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North Korean Workers in Qatar Fired Over Labor Violations

  • Eunjung Cho

A diplomatic source in Doha says Qatar’s Construction Development Company (CDC) has fired 108 North Korean laborers. (Credit: Yi Jongsol)

A diplomatic source in Doha says Qatar’s Construction Development Company (CDC) has fired 108 North Korean laborers. (Credit: Yi Jongsol)

A well-known Qatari construction company has fired its entire North Korean workforce for repeated violations of the company’s rules and inhumane treatment of the workers by their North Korean supervisors. In May, the company dismissed 90 North Korean laborers for similar violations.

A diplomatic source in Doha, who asked to remain anonymous, told VOA Tuesday that Qatar’s Construction Development Company (CDC) has fired 108 North Korean laborers.

The construction company notified a North Korean official supervising the workers of its decision in late July. Some of the workers already have left the country, according to the source.

Under Qatar’s kafala system, foreign unskilled laborers employed by local employers must leave the country shortly after their dismissal.

CDC notified a North Korean official supervising the workers of its dismissal decision in late July; some of the workers, who stayed in the facilities pictured above, already have left the country. (Credit: Yi Jongsol)

CDC notified a North Korean official supervising the workers of its dismissal decision in late July; some of the workers, who stayed in the facilities pictured above, already have left the country. (Credit: Yi Jongsol)

According to the source, CDC took the action after learning that some North Korean workers had secretly worked at another company’s construction site at night, a violation of an agreement that bans the workers from working for another company.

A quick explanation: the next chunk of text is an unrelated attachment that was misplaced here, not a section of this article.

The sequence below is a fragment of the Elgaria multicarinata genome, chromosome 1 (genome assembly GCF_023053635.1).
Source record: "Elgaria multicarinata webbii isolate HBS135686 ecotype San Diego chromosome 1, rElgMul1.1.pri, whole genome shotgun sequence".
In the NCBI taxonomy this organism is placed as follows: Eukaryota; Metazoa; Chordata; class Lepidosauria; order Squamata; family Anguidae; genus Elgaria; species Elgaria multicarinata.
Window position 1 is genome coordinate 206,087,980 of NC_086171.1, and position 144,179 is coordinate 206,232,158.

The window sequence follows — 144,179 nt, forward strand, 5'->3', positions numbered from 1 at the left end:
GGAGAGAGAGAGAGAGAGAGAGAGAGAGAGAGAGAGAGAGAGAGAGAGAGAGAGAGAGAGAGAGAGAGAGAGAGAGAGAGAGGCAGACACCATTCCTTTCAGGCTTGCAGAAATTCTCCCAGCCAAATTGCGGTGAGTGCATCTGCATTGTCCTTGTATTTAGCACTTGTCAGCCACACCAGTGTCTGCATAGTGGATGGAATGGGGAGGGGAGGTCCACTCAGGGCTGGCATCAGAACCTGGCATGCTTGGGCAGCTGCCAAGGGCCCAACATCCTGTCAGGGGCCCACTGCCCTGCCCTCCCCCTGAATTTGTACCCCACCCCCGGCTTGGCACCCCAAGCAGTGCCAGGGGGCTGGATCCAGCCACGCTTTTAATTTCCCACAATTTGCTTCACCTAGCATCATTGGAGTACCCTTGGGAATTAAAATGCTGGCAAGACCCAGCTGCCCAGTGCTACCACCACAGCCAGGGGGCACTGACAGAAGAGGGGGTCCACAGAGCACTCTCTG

Back in May, the CDC and officials from the North Korean embassy in Kuwait struck an 8-point agreement. Under the agreement, the North Korean workers are required to work for CDC only and be immediately dismissed if the agreement is breached.

CDC also raised concerns about the treatment of the workers by their North Korean supervisors.

The source said the company cited incidents that the employees who worked during the day at the CDC site were sent to another construction site at night and were forced to overwork. The company also suspected that supervisors might have confiscated workers’ wages.

Yi Jongsol, a South Korean businessman who runs a construction company in Qatar, said the supervisors practically smuggled the workers out during the night and made them work.

VOA contacted CDC for comments on the dismissal, but the company has not responded to the inquiry.

CDC builds luxury hotels and government facilities in Qatar, with its annual revenue amounting to $300 million. The company requires all its employees and associates to adhere to international labor and ethics rules.

North Korean workers are contracted with local construction companies through North Korean recruitment firms in Qatar: Sudo Construction, Gunmyung Construction, Namgang Construction and Genco. The firms are all managed by North Korea’s External Construction Bureau. Some of the workers are soldiers dispatched by North Korea to earn cash. Sudo and Gunmyung made their first inroads to Qatar in 2003, followed by Genco in 2010. The recruit firms are employing some 3,000 North Korean laborers for making pavements and buildings.

It is estimated that some 50,000 North Koreans are working in 16 countries around the world, raking in US $2.3 billion for the regime annually.

Recently, the United Nations Human Rights Council and human rights organizations have raised concerns about poor working conditions of North Korean workers abroad.

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